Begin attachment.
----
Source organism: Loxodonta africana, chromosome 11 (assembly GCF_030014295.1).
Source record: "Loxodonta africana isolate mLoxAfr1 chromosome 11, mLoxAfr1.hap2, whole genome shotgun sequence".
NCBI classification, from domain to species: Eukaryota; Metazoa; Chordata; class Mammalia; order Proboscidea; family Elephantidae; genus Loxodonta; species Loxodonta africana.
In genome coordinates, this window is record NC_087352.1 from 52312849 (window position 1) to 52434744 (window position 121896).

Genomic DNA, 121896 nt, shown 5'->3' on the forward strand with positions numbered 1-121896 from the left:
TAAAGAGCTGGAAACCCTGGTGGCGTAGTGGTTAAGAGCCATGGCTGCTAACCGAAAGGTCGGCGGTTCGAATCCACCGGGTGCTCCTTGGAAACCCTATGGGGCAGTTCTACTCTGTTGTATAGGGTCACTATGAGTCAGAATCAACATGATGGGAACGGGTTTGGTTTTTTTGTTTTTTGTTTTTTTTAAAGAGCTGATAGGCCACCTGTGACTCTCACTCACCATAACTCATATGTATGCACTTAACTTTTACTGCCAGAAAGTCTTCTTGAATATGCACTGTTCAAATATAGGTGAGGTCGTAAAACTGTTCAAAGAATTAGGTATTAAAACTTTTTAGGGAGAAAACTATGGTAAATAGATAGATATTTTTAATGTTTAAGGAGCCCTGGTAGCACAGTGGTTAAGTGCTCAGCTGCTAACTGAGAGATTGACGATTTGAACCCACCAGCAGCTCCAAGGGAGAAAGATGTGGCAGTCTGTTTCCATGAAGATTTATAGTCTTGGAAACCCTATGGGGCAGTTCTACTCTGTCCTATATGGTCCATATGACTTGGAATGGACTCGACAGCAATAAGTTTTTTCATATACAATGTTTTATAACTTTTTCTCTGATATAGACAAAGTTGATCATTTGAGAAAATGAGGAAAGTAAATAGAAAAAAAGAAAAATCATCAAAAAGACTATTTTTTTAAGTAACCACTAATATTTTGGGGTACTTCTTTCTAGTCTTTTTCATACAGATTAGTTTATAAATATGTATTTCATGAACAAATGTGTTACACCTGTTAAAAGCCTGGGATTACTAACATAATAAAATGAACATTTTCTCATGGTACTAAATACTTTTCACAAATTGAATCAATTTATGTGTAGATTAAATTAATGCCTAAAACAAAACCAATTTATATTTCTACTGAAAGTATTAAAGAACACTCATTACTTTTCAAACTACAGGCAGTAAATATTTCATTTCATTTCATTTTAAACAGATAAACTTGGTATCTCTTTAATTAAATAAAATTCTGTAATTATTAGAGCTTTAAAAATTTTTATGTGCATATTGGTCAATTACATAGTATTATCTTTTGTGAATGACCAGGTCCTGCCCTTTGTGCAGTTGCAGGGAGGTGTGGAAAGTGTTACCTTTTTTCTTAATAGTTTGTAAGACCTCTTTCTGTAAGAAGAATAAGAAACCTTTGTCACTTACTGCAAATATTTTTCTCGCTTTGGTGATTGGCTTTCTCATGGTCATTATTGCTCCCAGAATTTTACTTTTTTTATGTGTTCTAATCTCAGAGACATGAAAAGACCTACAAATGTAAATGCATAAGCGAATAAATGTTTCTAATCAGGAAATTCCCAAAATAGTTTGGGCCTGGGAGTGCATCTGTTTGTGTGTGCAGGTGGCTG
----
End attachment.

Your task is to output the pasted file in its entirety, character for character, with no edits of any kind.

Source organism: Loxodonta africana, chromosome 11 (assembly GCF_030014295.1).
Source record: "Loxodonta africana isolate mLoxAfr1 chromosome 11, mLoxAfr1.hap2, whole genome shotgun sequence".
NCBI classification, from domain to species: Eukaryota; Metazoa; Chordata; class Mammalia; order Proboscidea; family Elephantidae; genus Loxodonta; species Loxodonta africana.
In genome coordinates, this window is record NC_087352.1 from 52312849 (window position 1) to 52434744 (window position 121896).

Genomic DNA, 121896 nt, shown 5'->3' on the forward strand with positions numbered 1-121896 from the left:
TAAAGAGCTGGAAACCCTGGTGGCGTAGTGGTTAAGAGCCATGGCTGCTAACCGAAAGGTCGGCGGTTCGAATCCACCGGGTGCTCCTTGGAAACCCTATGGGGCAGTTCTACTCTGTTGTATAGGGTCACTATGAGTCAGAATCAACATGATGGGAACGGGTTTGGTTTTTTTGTTTTTTGTTTTTTTTAAAGAGCTGATAGGCCACCTGTGACTCTCACTCACCATAACTCATATGTATGCACTTAACTTTTACTGCCAGAAAGTCTTCTTGAATATGCACTGTTCAAATATAGGTGAGGTCGTAAAACTGTTCAAAGAATTAGGTATTAAAACTTTTTAGGGAGAAAACTATGGTAAATAGATAGATATTTTTAATGTTTAAGGAGCCCTGGTAGCACAGTGGTTAAGTGCTCAGCTGCTAACTGAGAGATTGACGATTTGAACCCACCAGCAGCTCCAAGGGAGAAAGATGTGGCAGTCTGTTTCCATGAAGATTTATAGTCTTGGAAACCCTATGGGGCAGTTCTACTCTGTCCTATATGGTCCATATGACTTGGAATGGACTCGACAGCAATAAGTTTTTTCATATACAATGTTTTATAACTTTTTCTCTGATATAGACAAAGTTGATCATTTGAGAAAATGAGGAAAGTAAATAGAAAAAAAGAAAAATCATCAAAAAGACTATTTTTTTAAGTAACCACTAATATTTTGGGGTACTTCTTTCTAGTCTTTTTCATACAGATTAGTTTATAAATATGTATTTCATGAACAAATGTGTTACACCTGTTAAAAGCCTGGGATTACTAACATAATAAAATGAACATTTTCTCATGGTACTAAATACTTTTCACAAATTGAATCAATTTATGTGTAGATTAAATTAATGCCTAAAACAAAACCAATTTATATTTCTACTGAAAGTATTAAAGAACACTCATTACTTTTCAAACTACAGGCAGTAAATATTTCATTTCATTTCATTTTAAACAGATAAACTTGGTATCTCTTTAATTAAATAAAATTCTGTAATTATTAGAGCTTTAAAAATTTTTATGTGCATATTGGTCAATTACATAGTATTATCTTTTGTGAATGACCAGGTCCTGCCCTTTGTGCAGTTGCAGGGAGGTGTGGAAAGTGTTACCTTTTTTCTTAATAGTTTGTAAGACCTCTTTCTGTAAGAAGAATAAGAAACCTTTGTCACTTACTGCAAATATTTTTCTCGCTTTGGTGATTGGCTTTCTCATGGTCATTATTGCTCCCAGAATTTTACTTTTTTTATGTGTTCTAATCTCAGAGACATGAAAAGACCTACAAATGTAAATGCATAAGCGAATAAATGTTTCTAATCAGGAAATTCCCAAAATAGTTTGGGCCTGGGAGTGCATCTGTTTGTGTGTGCAGGTGGCTG